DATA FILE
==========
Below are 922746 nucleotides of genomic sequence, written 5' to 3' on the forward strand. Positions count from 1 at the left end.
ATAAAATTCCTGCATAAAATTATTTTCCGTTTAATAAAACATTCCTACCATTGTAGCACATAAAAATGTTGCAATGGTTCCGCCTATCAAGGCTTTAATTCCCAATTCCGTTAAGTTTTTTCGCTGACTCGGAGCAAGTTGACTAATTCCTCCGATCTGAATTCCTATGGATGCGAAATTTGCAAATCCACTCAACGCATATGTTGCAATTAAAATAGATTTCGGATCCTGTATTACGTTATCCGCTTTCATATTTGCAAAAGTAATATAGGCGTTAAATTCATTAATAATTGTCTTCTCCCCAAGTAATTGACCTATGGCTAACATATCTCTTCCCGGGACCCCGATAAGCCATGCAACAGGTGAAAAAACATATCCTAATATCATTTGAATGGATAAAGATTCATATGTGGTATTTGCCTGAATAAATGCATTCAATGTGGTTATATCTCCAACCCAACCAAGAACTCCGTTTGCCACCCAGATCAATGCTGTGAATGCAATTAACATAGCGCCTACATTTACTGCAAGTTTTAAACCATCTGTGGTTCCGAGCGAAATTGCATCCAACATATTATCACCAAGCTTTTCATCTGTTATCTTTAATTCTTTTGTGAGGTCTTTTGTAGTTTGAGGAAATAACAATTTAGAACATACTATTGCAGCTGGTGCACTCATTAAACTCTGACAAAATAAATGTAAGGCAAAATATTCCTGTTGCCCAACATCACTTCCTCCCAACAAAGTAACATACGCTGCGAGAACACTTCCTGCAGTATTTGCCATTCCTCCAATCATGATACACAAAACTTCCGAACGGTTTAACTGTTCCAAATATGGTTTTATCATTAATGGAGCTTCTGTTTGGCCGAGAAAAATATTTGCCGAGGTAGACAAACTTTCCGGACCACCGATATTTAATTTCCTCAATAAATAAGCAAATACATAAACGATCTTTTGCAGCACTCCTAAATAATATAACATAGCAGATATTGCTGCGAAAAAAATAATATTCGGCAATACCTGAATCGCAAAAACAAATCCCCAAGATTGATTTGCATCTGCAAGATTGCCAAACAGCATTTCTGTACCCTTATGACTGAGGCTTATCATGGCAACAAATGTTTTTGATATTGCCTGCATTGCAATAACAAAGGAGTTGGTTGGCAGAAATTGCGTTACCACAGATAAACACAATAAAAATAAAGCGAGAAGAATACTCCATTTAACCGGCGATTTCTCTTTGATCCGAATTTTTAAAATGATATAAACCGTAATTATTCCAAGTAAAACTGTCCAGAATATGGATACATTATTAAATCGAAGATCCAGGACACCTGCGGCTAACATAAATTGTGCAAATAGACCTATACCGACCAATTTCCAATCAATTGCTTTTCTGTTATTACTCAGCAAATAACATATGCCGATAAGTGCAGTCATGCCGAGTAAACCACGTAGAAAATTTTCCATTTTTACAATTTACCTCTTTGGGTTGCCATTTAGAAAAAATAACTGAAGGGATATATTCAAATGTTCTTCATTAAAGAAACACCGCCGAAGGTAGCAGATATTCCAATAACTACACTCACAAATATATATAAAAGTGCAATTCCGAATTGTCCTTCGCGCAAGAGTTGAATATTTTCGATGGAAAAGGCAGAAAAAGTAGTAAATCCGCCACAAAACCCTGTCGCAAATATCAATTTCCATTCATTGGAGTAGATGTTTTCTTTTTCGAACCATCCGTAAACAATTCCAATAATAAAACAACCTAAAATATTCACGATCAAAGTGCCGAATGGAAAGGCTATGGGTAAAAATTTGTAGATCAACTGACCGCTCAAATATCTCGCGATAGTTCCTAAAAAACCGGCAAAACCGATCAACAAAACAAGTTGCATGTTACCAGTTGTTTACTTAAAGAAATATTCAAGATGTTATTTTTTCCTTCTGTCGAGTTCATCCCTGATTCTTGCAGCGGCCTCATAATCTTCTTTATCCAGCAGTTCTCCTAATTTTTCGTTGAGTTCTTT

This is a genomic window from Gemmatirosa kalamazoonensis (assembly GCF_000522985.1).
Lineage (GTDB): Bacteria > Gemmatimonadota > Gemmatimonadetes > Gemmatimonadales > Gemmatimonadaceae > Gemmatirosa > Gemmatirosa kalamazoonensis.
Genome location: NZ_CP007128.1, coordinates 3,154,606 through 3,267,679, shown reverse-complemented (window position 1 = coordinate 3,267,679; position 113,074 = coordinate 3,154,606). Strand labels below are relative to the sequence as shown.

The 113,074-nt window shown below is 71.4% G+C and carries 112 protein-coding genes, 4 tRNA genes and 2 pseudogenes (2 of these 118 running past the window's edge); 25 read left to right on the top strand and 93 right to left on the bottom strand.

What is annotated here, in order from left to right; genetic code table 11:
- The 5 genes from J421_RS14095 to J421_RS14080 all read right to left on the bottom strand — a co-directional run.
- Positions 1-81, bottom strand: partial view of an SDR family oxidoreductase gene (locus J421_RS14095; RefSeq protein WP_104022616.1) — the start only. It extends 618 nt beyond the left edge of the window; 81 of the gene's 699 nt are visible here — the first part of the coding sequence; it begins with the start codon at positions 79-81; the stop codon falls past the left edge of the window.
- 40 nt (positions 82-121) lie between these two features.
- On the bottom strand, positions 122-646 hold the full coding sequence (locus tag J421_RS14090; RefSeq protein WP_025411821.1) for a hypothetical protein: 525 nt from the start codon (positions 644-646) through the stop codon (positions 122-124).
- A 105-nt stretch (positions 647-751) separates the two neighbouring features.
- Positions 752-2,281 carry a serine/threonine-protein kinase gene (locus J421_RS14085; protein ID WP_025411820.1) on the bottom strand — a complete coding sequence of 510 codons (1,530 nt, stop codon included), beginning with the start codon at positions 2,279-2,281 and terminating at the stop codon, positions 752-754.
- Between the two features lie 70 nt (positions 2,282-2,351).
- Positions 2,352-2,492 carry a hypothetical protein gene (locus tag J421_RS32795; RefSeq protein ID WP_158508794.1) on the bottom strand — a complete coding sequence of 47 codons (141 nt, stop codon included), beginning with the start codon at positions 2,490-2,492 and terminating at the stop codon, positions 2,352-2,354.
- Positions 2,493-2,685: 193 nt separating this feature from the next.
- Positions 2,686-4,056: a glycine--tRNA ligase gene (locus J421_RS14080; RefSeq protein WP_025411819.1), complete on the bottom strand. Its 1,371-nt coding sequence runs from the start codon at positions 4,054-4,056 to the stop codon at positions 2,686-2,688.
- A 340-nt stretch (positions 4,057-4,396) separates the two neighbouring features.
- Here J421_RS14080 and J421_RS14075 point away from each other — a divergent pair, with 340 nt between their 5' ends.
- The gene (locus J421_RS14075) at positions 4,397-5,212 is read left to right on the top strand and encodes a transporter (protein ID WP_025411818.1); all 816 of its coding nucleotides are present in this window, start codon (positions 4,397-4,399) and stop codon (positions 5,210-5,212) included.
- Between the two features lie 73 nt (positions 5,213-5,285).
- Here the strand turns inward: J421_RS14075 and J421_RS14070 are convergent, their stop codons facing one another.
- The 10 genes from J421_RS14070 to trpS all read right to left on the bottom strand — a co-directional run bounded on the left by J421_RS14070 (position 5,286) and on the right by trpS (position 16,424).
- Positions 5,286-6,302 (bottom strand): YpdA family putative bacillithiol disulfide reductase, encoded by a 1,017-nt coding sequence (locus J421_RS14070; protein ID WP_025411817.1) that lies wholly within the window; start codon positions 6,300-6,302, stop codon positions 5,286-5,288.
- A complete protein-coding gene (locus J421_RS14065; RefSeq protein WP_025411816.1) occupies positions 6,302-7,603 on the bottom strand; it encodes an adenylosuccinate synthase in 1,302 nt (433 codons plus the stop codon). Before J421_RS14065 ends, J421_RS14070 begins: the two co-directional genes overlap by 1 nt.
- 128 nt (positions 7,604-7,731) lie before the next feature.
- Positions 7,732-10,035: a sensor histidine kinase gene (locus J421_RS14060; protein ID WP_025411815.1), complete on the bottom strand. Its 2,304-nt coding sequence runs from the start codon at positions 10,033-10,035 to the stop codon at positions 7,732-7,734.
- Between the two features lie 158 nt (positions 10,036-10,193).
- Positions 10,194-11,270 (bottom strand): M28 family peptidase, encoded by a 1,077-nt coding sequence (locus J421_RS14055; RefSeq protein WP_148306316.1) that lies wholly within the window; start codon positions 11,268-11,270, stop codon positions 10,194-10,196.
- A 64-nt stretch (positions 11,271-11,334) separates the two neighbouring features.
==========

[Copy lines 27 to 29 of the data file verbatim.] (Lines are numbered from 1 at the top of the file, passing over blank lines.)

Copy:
- Positions 7,732-10,035: a sensor histidine kinase gene (locus J421_RS14060; protein ID WP_025411815.1), complete on the bottom strand. Its 2,304-nt coding sequence runs from the start codon at positions 10,033-10,035 to the stop codon at positions 7,732-7,734.
- Between the two features lie 158 nt (positions 10,036-10,193).
- Positions 10,194-11,270 (bottom strand): M28 family peptidase, encoded by a 1,077-nt coding sequence (locus J421_RS14055; RefSeq protein WP_148306316.1) that lies wholly within the window; start codon positions 11,268-11,270, stop codon positions 10,194-10,196.